England and Wales have recorded significantly fewer deaths than would normally be expected in recent weeks, analysis by the Continuous Mortality Investigation (CMI) has found.
The CMI's latest update shows that, between 27 March and 2 April (week 13), mortality was 20% lower than in the corresponding week of 2019, representing 1,988 fewer deaths.
There was a bank holiday towards the end of week 13 of 2021, and there wasn't in the same week of 2019, which could partially explain why there were fewer death registrations. However, mortality was below 2019 levels by 6% in week 12, 5% in week 11 and 2% in week 10.
Based on figures from the Office for National Statistics, the analysis also shows that the number of COVID-19-related deaths fell from 489 in week 12 of this year to 400 in week 13.
Overall, the CMI estimates that there have been at least 107,200 more deaths than expected in the UK since the start of the pandemic, 46,400 of which have occurred in the second wave.
“Lockdown restrictions and the vaccination programme have had a significant impact on deaths, and mortality in the past four weeks has been below normal levels for the time of year,” said Cobus Daneel, chair of the CMI's Mortality Projections Committee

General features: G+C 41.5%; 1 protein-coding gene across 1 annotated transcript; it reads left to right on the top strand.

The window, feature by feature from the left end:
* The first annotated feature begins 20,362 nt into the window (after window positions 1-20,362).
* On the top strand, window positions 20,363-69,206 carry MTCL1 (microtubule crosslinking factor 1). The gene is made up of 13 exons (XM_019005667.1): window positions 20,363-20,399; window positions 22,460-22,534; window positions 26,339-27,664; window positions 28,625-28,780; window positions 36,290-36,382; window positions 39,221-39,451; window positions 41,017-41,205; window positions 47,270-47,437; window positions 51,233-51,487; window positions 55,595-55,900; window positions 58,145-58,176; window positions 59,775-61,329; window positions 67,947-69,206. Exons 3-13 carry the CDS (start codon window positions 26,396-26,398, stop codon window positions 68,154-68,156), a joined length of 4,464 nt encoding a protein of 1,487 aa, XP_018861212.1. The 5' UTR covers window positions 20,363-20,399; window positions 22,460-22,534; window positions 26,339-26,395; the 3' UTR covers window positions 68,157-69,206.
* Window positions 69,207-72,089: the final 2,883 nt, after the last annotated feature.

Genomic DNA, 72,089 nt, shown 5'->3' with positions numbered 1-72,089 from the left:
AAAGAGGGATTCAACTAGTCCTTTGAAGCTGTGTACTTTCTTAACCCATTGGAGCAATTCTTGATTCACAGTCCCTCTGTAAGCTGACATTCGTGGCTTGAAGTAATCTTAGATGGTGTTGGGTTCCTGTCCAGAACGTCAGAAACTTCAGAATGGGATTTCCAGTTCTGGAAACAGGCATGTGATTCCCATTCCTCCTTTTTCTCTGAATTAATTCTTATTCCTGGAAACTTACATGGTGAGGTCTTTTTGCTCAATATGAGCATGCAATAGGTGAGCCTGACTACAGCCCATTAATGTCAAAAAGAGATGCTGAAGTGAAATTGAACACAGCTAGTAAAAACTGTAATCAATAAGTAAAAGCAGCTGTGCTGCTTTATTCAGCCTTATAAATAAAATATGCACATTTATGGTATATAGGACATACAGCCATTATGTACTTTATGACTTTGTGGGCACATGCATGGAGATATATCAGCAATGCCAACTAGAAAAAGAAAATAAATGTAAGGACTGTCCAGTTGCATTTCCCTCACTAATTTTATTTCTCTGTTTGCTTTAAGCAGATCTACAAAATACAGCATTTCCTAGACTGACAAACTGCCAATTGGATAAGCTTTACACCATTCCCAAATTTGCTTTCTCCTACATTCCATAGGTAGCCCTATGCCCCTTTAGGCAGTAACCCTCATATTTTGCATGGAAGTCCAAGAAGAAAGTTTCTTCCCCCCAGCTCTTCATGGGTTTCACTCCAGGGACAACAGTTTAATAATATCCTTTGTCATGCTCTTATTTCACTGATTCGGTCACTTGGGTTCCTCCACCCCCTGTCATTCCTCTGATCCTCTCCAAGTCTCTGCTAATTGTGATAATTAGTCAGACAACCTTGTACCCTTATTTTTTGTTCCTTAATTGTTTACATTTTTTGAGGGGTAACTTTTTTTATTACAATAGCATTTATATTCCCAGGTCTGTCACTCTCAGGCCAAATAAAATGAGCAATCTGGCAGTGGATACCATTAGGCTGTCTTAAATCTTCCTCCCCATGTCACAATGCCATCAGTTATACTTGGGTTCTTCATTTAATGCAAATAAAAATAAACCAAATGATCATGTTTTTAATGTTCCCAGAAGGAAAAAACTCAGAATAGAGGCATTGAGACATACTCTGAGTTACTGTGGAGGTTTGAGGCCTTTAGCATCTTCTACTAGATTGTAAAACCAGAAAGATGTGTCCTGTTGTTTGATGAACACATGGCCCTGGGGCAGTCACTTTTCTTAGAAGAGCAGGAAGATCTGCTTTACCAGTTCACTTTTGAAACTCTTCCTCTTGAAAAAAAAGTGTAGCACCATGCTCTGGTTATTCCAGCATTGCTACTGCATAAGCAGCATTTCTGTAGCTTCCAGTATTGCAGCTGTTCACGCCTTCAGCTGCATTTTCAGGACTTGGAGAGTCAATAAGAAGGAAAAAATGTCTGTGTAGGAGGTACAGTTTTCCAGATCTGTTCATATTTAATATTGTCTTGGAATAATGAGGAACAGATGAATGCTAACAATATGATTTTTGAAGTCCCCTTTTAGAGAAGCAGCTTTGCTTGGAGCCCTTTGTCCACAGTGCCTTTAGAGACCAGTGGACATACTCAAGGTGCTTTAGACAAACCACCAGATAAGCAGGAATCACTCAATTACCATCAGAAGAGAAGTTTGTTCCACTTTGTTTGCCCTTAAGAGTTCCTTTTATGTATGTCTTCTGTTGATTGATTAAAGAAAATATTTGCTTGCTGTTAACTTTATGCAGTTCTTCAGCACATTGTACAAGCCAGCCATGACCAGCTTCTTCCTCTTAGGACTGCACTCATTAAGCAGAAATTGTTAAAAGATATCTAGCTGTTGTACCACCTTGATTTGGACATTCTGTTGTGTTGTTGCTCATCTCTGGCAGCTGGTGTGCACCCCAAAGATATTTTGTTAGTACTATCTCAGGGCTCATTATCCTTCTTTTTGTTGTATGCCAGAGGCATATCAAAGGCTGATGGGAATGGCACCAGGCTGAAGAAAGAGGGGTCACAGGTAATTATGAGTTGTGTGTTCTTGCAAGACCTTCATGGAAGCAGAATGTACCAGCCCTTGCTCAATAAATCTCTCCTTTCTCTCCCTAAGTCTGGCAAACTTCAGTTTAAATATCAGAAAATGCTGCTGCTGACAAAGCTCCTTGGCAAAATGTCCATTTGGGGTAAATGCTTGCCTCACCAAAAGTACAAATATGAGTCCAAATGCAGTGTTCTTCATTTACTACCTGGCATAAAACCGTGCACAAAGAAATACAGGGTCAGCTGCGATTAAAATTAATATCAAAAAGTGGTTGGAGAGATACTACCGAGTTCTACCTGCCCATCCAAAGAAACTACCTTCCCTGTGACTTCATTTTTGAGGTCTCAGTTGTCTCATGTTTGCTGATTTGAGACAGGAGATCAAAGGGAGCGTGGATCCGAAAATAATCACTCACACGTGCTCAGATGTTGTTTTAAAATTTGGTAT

“Deaths have fallen fastest in the oldest age groups, consistent with the vaccination programme targeting those age groups first.”
Owned by the Institute and Faculty of Actuaries, the CMI has been publishing analysis of the UK's mortality rate during the coronavirus crisis through its mortality monitor.
The latest update comes after it decided to discount last year's data when producing its latest model for projecting life expectancy, which has produced a modest fall among 65-year-olds.
Average mortality rates were 12% higher in England and Wales last year than in 2019, which was the largest year-on-year increase since 1929, and the highest rate recorded since 2008.
“We recognise that to see the full picture we need to consider deaths from all causes – not just those directly liked to COVID-19 – while allowing for a growing and ageing population,” Daneel said.
“For this reason, we are publishing weekly updates to our mortality monitor during the pandemic, which focuses on excess deaths relative to age-standardised mortality rates in 2019.
“Users can modify the model to take account of data for 2020, fully or partially, if they choose.”
Image credit: iStock
Author: Chris Seekings